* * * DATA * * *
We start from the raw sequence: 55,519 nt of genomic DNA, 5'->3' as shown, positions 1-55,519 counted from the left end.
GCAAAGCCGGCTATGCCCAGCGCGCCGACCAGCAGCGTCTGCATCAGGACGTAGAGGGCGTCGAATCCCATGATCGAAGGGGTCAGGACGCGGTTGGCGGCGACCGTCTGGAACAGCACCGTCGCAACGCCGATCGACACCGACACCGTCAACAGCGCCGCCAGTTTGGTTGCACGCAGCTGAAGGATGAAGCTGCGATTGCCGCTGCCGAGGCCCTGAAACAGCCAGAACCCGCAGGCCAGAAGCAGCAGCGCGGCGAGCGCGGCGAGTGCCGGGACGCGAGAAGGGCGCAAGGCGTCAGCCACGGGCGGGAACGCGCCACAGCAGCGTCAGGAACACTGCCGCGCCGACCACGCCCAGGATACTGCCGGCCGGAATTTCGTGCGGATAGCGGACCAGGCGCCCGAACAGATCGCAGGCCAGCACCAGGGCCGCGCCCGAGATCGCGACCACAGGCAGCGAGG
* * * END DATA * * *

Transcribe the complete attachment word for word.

We start from the raw sequence: 55,519 nt of genomic DNA, 5'->3' as shown, positions 1-55,519 counted from the left end.
GCAAAGCCGGCTATGCCCAGCGCGCCGACCAGCAGCGTCTGCATCAGGACGTAGAGGGCGTCGAATCCCATGATCGAAGGGGTCAGGACGCGGTTGGCGGCGACCGTCTGGAACAGCACCGTCGCAACGCCGATCGACACCGACACCGTCAACAGCGCCGCCAGTTTGGTTGCACGCAGCTGAAGGATGAAGCTGCGATTGCCGCTGCCGAGGCCCTGAAACAGCCAGAACCCGCAGGCCAGAAGCAGCAGCGCGGCGAGCGCGGCGAGTGCCGGGACGCGAGAAGGGCGCAAGGCGTCAGCCACGGGCGGGAACGCGCCACAGCAGCGTCAGGAACACTGCCGCGCCGACCACGCCCAGGATACTGCCGGCCGGAATTTCGTGCGGATAGCGGACCAGGCGCCCGAACAGATCGCAGGCCAGCACCAGGGCCGCGCCCGAGATCGCGACCACAGGCAGCGAGG